Gemini booth at the 2017 January AAS meeting.

Gemini Science Meeting Registration Coming Soon!

Early registration opens on January 4th for the Science and Evolution of Gemini Observatory 2018 conference! This meeting is scheduled for July 22nd - 26th and features San Francisco’s historic Fisherman’s Wharf as a backdrop. Learn more about this exciting opportunity to be a part of Gemini’s future by visiting the conference website.

Gen 4#3 Update

On December 11th, Southwest Research Institute (SwRI) and the Gemini Observatory appointed Dr. Alexander van der Horst of George Washington University as the Interim Principal Investigator (PI) for Gen 4#3 (referenced as OCTOCAM), a next-generation astronomical instrument designed for the 8-meter Gemini South telescope in Chile. SwRI is the prime contractor with Gemini for the instrument.

This appointment follows the departure of the Instituto de Astrofísica de Andalucía-Consejo Superior de Investigaciones Cientificas (IAA-CSIC) from the project. IAA-CSIC had originally provided the PI and Deputy Project Manager roles through their subcontract with SwRI.

“Dr. van der Horst will continue to serve as the instrument’s Project Scientist while the team brings a new Principal Investigator on board in early 2018,” said Dr. Scot Kleinman, Associate Director of Development at Gemini Observatory. “We remain grateful to the previous PI, Dr. Antonio de Ugarte Postigo, for leading the project from its inception up to this point and to Dr. Christina Thöne for her contributions as the Deputy Project Manager. We greatly appreciate Dr. van der Horst’s stepping up to lead the development team as we continue to bring this broadly capable instrument to Gemini on schedule.”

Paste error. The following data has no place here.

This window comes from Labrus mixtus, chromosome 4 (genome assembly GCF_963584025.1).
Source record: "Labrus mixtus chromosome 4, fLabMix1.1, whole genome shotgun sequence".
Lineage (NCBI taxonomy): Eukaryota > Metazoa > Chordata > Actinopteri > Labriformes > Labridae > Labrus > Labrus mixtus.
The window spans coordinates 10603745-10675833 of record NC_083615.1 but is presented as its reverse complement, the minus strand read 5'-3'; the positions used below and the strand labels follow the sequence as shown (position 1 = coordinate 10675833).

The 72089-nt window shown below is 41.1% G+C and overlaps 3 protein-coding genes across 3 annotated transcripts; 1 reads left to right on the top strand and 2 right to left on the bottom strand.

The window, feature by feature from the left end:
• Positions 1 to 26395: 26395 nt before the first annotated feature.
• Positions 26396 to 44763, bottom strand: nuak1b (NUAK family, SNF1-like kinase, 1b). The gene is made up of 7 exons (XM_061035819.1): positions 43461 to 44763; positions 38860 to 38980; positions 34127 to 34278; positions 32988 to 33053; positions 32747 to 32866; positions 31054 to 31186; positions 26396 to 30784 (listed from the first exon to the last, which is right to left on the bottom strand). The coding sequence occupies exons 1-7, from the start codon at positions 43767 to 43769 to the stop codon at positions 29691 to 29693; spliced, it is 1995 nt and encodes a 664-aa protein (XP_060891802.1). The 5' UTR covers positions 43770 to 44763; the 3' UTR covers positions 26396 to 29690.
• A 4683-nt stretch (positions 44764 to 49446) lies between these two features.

The Gen 4#3 instrument is a unique, multichannel imager and spectrograph that will provide rapid exposures of high-resolution images and moderate-resolution spectra simultaneously from ultraviolet to infrared wavelengths. The team expects to deliver the instrument to the Gemini South telescope in 2022.

If you have further questions on this announcement please contact:
Stephen Goodsell: sgoodsell”at”
Scot Kleinman: skleinman”at”
Laura Ferrarese: lferrarese”at”

Gemini Observatory holds Hilo’s Second Astronomy on Tap Event

Gemini Observatory held Hawaii’s second Astronomy on Tap event at Hilo Town Tavern on Wednesday, December 6th. The event is based on similar events around the world that bring astronomy to pubs and bars. Started 2012 in New York City by current Gemini astronomer, Meg Schwamb, more than 15 cities have begun hosting Astronomy on Tap events, including sites in the United States, Canada, and the Netherlands.

The event featured the following short talks by astronomers from both Gemini Observatory and the East Asian Observatory with special guest host Mimi Fuchs (from the Smithsonian Astrophysical Observatory’s Submillimeter Array)
Gemini Observatory’s Trent Dupuy shares his presentation entitled “How Adaptive Optics Forever Changed Astronomy” during the recent Astronomy on Tap event in Hilo, HI.